• For the imbalanced data set with Y:N equal to 1:9, you will due to the complete overlap of data for each cutoff have nine persons without disease for every person with disease. If X is identical to the number of persons with disease, the PPV will be X / (X + 9 × X), which is equal to 0.1.
FIG. 8: ROC curve for a test with complete overlap of results between persons with and without disease
A worthless test will have a ROC curve that falls on the diagonal line. It includes the point with 50 % sensitivity and 50 % specificity. The ratio of persons with and without disease will not have an impact on the ROC curve.
Why precisionrecall curves are better than ROC curves in imbalanced populations
In the following we will look at the hypothetical parameter C. We will look at a balanced data set and at an imbalanced data set. The balanced data set contains 80 results from persons with disease and 80 results from persons without disease. The imbalanced data set contains all the same individual results as the balanced data set and in addition it contains 640 results from persons without disease.
All the additional 640 results are below the lowest sample in the balanced data set. In Fig. 9 the difference is illustrated by the box with the additional 640 results.
FIG. 9: Balanced (left) vs. imbalanced (right) data set
FIG. 10: Balanced vs. imbalanced data set – ROC curves
FIG. 11: Balanced vs. imbalanced data set – precisionrecall curves
The imbalanced data set gives a much better ROC curve (closer to the upper left corner) compared to the balanced data set even though the imbalanced data set contains all the same individual results as the balanced data set, and in addition it contains 640 results from persons without disease and all these additional 640 results are below the lowest sample in the balanced data set.
However, if you look at the precisionrecall curves, the two curves are completely overlapping. The only difference is that at recall (sensitivity) = 1, the precision (PPV) drops to 0.1 for the imbalanced data set, while it is 0.5 for the balanced data set.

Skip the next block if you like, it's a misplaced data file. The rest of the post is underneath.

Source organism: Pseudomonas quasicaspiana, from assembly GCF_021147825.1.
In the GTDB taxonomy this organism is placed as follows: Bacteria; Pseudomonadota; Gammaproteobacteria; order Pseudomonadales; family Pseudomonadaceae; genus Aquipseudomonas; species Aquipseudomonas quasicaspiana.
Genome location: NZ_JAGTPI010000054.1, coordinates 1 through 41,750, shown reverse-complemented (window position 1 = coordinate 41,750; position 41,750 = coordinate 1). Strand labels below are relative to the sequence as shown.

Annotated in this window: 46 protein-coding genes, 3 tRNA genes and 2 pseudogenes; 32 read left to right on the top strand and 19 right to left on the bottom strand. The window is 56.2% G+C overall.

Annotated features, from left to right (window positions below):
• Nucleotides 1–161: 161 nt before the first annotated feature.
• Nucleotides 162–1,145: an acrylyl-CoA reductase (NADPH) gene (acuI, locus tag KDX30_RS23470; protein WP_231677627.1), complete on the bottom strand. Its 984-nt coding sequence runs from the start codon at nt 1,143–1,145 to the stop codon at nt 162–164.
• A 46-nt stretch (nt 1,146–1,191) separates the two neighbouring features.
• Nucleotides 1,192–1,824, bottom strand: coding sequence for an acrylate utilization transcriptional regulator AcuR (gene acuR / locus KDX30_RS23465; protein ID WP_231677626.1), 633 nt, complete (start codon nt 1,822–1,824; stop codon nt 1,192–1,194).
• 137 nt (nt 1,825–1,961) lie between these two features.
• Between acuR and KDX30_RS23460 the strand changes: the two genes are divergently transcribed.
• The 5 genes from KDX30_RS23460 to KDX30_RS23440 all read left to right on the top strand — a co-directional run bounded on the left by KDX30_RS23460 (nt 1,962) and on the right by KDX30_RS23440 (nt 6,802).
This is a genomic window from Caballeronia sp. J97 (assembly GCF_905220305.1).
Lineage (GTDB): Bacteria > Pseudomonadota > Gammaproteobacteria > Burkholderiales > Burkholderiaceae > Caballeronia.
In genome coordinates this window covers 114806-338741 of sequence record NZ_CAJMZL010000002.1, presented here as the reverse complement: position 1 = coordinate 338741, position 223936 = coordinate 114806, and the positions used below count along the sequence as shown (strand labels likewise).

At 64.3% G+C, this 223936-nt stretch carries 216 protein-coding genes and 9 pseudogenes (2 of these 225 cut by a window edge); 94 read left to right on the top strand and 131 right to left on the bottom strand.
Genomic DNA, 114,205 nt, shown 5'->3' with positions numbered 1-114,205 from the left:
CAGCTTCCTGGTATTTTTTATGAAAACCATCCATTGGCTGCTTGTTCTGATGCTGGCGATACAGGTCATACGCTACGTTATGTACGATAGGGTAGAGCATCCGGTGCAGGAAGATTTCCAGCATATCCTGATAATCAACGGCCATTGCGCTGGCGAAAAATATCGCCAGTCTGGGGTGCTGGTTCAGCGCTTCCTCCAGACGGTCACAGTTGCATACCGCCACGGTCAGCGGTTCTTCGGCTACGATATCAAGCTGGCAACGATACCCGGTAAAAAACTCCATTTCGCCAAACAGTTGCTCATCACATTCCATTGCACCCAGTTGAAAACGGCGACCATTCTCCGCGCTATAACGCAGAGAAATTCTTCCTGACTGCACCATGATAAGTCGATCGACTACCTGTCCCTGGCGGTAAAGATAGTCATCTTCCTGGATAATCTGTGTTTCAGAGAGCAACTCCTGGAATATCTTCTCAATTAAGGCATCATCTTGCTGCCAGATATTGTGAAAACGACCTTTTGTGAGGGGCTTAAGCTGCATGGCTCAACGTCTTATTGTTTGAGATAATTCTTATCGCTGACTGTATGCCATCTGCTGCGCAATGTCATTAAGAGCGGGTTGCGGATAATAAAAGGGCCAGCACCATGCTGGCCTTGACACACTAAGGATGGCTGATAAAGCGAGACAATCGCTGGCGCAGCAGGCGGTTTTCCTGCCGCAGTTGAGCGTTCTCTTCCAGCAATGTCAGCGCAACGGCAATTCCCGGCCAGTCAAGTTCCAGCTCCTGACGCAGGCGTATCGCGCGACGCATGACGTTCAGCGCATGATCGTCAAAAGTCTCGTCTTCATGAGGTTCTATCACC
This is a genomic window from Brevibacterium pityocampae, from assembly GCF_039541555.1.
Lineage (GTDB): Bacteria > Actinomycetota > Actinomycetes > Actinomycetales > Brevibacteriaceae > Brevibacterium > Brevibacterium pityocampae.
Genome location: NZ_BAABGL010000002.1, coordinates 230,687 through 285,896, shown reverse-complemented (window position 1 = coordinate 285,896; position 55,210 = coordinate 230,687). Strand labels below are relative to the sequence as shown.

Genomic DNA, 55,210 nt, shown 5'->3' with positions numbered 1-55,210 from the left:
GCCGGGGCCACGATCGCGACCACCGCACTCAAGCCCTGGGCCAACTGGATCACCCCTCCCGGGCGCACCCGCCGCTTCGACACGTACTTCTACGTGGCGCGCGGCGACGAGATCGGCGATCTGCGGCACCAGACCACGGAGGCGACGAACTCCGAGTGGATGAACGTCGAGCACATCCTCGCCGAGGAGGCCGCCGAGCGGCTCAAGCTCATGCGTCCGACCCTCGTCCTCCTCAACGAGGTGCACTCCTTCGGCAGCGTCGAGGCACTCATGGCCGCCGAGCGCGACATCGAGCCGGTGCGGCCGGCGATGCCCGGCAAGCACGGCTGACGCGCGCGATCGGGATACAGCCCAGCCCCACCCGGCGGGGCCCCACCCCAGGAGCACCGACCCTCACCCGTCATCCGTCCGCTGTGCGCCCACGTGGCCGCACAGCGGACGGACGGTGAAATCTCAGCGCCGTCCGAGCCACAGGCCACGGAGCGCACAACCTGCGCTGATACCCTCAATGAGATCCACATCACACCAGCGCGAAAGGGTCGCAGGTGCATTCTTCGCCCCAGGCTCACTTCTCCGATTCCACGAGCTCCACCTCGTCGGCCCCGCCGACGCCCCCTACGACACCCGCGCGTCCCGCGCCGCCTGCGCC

The general assumption has so far been that if you compared the area under ROC curves for two tests, you would see the real differences in diagnostic performances.
You may ask yourself what you would like to know about a test. For diagnostic tests you would first of all like to know the sensitivity (= recall) because you want to be sure that the test identifies the vast majority of persons with a disease as having the disease.
Then you would like to know the positive predictive value (= precision) because the PPV tells you how sure you can be, when you have a positive result, that the person actually has the disease. Thus you know how good the test is at discriminating persons with disease from those without disease.
The example presented above clearly shows that an imbalanced data set with a large fraction of persons without disease in the test population will make a ROC curve look better than it would in a balanced data set with fewer persons without disease.
This calls for caution when comparing ROC curves for different parameters between studies. The example also shows that precisionrecall curves are not impacted by imbalanced data sets and thus their use should be encouraged as a supplement to the routinely used ROC curves.
Conclusion
Saito and Rehmsmeier (2015) found in a literature analysis that ROC curves are very popular, their popularity has been increasing for the last decade, and they are the most widely used evaluation method with imbalanced data.
Based on their models for how to compare performance the authors conclude that changing the main evaluation method from ROC to PRC may influence many studies. That this is the case has been shown here.
The graphs presented for the hypothetical data sets above clearly demonstrate that adding a lot of patients without disease and with low test results to a study may improve the ROC curve significantly without any improvement in sensitivity or in positive predictive value of the parameter evaluated.
The precisionrecall curves were not impacted by the addition of patients without disease and with low test results. Thus it can be highly recommended to use PRC as a supplement to the routinely used ROC curves to get the full picture when evaluating and comparing tests.
References
 Saito T, Rehmsmeier M. The precisionrecall plot is more informative than the ROC plot when evaluating binary classifiers on imbalanced datasets. PLoS One 2015; 10,3: e0118432
References
 Saito T, Rehmsmeier M. The precisionrecall plot is more informative than the ROC plot when evaluating binary classifiers on imbalanced datasets. PLoS One 2015; 10,3: e0118432